In the Forge of Kazakh Proletariat, the struggles the Soviet faced in attempting to assimilate the Kazakh people was a reflection on the national identity issues the government faced when dealing with the multitude of enthic groups within the empire. The main goal of the Soviet Empire was to “….end national oppression and ethnic “backwardness” through economic development and political mobilization”. (Payne 224) Industrialization was number one on the list for Soviets to get the economy on its feet as it fit into the “Big Picture”. The Kazakhs faced ethnic discrimination and were forced to leave their nomadic, agricultural-based lifestyles and adapt to the Soviet- coerced industrial work life. The Soviet government wanted to create an industrial-booming society that was not divided by social/economic class, genders, and was free of ethnic discrimination. However, what was achieved was a complete breakdown of the Kazakh society; as it did not align with the wants and needs of the Soviet government. After reading this chapter, some questions that came to mind was:
- Why was the idea of social advancement for ethnic groups such a threat for the Soviet government?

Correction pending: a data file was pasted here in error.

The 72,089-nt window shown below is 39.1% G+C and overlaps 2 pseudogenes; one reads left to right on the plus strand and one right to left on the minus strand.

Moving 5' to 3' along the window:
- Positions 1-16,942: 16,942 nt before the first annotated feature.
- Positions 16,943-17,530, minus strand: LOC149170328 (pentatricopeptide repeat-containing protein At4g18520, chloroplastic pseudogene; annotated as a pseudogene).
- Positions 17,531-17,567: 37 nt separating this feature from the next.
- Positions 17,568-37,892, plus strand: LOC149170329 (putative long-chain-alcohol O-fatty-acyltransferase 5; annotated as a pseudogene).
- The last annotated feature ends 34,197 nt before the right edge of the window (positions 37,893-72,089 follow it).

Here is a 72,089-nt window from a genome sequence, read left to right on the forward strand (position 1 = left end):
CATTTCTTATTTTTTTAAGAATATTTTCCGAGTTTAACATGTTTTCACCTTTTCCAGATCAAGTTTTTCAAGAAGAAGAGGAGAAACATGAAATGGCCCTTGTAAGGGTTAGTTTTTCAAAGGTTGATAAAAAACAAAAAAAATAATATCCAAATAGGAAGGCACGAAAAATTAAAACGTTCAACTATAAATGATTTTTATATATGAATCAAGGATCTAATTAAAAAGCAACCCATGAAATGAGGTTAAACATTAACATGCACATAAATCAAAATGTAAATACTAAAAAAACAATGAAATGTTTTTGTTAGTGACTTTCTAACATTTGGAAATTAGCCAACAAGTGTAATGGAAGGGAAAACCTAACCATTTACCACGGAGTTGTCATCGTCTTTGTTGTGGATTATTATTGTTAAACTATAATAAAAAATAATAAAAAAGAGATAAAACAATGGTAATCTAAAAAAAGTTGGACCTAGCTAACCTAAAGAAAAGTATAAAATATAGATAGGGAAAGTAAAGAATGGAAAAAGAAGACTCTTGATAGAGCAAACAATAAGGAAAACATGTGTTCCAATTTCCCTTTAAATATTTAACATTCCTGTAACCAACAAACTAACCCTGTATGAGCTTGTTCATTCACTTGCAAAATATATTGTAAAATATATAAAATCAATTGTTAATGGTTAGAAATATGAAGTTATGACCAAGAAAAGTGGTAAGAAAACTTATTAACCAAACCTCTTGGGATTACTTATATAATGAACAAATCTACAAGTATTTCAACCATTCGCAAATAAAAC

- “Ethnic Backwardness” was a common trope that was used by the Soviet government as an excuse to single out an ethnic group that didn’t share the same cultural characteristics as the majority in the Soviet Empire. By the Soviet government not embracing these different ethnic groups and instead deeming them as “backwards” and trying to assimilate them, doesn’t that serve as a form of ethnic discrimination?
- Nativization was the main policy the Soviet government tried to implement in order “to build ethnically based nations within the context of a politically and economically unitary state.” (Payne 224) Do you think this was an effective way of working towards constructing a unified nation or another forced concept by the Soviet government to dismantle and correct “ethnic backwardness”?